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The Energy Transition

With the increasing infeed of renewable powers, which are fluctuating by nature, achieving a reliable and secure power supply is becoming increasingly challenging. Reactors are a crucial component in meeting current and upcoming challenges. The rising need for flexibility provided by these “troubleshooters in the grid” led to three world records in reactor technology within the last three years.

Fixed vs. variable shunt reactor

Shunt reactors are used as an inductive load to control voltage and provide reactive power compensation. The target is to have a high inductive power but with small dimensions.

Shunt reactors can be designed and delivered as fixed or variable units. The fixed reactor allows only for the compensation of constant load and generation conditions and is used for HV lines and cables with stable load or generation and fixed line length.

In contrast, variable shunt reactors are equipped with on-load tap-changers (OLTC) which can change the number of connected turns and thereby change and adjust the reactance as well as handle the big load fluctuations.

With the increasing power demand and the extension of renewable power generation, there is a need for reactive power in many countries. As VSRs are cost effective, low maintenance and need less space than phase shifters or converter stations, they are an attractive solution for network operators.

2016 – First tapped variable reactor with 80% regulation range

For the first shunt reactor with 80% regulation range, load fluctuation caused by renewables was the main driver. A big TSO in Germany opted to partner up with Siemens as the most experienced shunt reactor provider to come up with a variable shunt reactor with 80% regulation range and 400 kV voltage level. Thanks to its wide regulation range, the shunt reactor does not need to be turned off and on again in order to get the right amount of reactive power to the grid. This prevents big switching impulses in the grid. The VSR also supplies enough reactive power during a black start.

The shunt reactor is built with 33 tappings to cover a rating from 50 MVAr up to 250 MVAr at a voltage level of 400kV. (Click here to get more information about this project.)

2017 – World’s most powerful variable shunt reactor ever built

The second world record – the most powerful variable shunt reactor – was built and successfully tested in 2017. Its key data are the power rating of 120-300 MVAr and a rated voltage of 220kV. It weighs 317 tons and the dimensions are approximately 10×8 5×8 meters.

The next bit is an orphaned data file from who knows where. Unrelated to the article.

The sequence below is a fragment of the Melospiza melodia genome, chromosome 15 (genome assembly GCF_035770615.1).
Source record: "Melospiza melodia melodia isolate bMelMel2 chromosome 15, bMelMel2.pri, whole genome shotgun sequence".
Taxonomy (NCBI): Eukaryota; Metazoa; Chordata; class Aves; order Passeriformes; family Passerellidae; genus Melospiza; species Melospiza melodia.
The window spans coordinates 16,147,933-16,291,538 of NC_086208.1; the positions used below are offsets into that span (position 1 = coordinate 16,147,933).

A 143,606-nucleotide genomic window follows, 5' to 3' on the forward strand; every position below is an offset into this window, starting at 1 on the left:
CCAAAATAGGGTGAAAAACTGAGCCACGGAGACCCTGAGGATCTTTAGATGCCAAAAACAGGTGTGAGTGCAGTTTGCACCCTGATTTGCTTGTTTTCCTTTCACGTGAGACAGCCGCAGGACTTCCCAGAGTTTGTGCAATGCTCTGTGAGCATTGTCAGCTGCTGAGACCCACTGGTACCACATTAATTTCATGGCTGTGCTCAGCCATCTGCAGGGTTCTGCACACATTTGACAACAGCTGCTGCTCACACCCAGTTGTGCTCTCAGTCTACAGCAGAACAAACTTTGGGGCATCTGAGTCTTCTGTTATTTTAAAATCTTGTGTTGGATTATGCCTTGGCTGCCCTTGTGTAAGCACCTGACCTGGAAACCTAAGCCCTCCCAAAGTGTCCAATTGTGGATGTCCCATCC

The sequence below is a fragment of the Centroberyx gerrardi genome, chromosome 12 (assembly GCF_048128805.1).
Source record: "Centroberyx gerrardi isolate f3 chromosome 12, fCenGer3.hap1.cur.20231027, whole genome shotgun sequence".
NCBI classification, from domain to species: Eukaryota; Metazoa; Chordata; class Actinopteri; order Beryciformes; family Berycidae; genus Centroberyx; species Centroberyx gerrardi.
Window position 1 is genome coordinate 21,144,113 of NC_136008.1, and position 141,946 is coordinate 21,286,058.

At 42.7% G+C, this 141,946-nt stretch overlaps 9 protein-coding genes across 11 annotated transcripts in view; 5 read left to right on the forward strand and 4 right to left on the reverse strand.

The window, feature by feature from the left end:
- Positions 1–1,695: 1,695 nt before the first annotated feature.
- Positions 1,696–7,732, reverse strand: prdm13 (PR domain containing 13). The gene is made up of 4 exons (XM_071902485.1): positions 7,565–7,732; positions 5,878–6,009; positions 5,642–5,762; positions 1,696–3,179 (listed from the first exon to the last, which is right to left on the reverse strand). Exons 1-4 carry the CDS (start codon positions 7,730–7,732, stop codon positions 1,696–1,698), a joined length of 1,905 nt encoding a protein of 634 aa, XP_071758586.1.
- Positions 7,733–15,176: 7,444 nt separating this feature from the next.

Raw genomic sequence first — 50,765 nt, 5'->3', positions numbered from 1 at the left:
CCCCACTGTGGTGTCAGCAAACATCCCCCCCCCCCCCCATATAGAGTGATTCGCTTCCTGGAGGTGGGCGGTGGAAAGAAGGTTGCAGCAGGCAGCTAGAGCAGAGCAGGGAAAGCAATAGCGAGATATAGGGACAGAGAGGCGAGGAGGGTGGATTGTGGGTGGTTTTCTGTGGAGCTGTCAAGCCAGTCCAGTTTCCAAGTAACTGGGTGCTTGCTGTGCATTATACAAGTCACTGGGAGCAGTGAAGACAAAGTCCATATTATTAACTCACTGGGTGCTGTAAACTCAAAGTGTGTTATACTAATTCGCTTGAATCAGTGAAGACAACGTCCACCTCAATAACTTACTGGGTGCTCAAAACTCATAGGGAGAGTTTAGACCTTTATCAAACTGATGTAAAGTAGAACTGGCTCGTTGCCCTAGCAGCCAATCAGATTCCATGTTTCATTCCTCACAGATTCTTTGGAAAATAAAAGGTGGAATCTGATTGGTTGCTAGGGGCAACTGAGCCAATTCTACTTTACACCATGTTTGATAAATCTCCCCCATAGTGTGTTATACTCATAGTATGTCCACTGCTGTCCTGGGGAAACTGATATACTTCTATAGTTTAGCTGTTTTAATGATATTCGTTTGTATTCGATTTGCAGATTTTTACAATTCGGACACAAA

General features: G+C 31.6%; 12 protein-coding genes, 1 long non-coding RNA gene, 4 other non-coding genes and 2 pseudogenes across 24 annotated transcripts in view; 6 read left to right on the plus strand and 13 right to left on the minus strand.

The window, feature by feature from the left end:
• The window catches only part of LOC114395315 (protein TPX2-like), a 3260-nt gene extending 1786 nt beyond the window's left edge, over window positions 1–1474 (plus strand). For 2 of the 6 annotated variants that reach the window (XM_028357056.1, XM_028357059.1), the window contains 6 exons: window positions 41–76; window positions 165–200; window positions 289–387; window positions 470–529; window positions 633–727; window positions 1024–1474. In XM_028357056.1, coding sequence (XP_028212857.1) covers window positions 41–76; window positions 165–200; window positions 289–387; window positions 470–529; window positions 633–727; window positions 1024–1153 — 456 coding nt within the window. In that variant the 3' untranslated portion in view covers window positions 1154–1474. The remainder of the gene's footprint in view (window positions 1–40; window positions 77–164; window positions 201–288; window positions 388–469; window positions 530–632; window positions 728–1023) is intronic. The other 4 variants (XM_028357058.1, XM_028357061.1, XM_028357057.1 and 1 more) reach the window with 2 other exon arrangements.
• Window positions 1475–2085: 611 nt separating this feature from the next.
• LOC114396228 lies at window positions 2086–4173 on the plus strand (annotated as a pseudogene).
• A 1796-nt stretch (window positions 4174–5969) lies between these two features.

Variable shunt reactors are ideally suited to support the connection of wind farms to existing power grids as they can maintain the voltage band. This enables grid operators to be more adaptable and minimize losses. This shunt reactor will balance the volatile demand of reactive power of the world’s largest offshore wind farm, Hornsea, in the UK. The relatively low sound emissions of less than 84dB (A) at 300 MVAr also add to the environmental compatibility of the units. (Click here for more information about this project.)

The energy world finds itself increasingly confronted with considerable challenges to ensure Grid stability and Efficiency. We are committed to offer our customers across the globe innovative and efficient products addressing these needs. This variable shunt reactor not only increases today’s grid security, but also enables flexibility for future changes in the German power grid”

Beatrix Natter, CEO of Siemens Transmission Products.

2018 – First ester-filled offshore shunt reactor

The rough conditions at sea as well as the volatile power production are only two of the main challenges to overcome when it comes to offshore wind parks. The cable connection of the offshore platforms requires reactive power control, which makes the use of variable shunt reactors necessary.

For environmental reasons the offshore transformers are filled with ester. Ester has high fire and flash point as well as slower aging of solid insulation. To protect the reactor from the harsh conditions at its offshore location, corrosion protection was another important measure in the manufacturing process of this unit.

Conclusion

With the increasing power demand and the extension of renewable power generation, there is a need for reactive power in many countries. The cost effectiveness in comparison to larger grid extension measures, as well as their robustness and low-maintenance needs, are further advantages of VSRs. The quest to integrate renewably generated power into existing grids is a challenge, but at the same time it is an exciting basis for the development of future innovative features. In collaboration with future oriented transmission and distribution grid operators, as well as wind park developers, experienced and quality-driven manufacturers can push the limits of what had seemed to be a mature technology. It is however recommended to consider not only initial cost, but also the best-in-class meantime between failures (MTBF) and references as well as the capability for consultancy on the supplier side.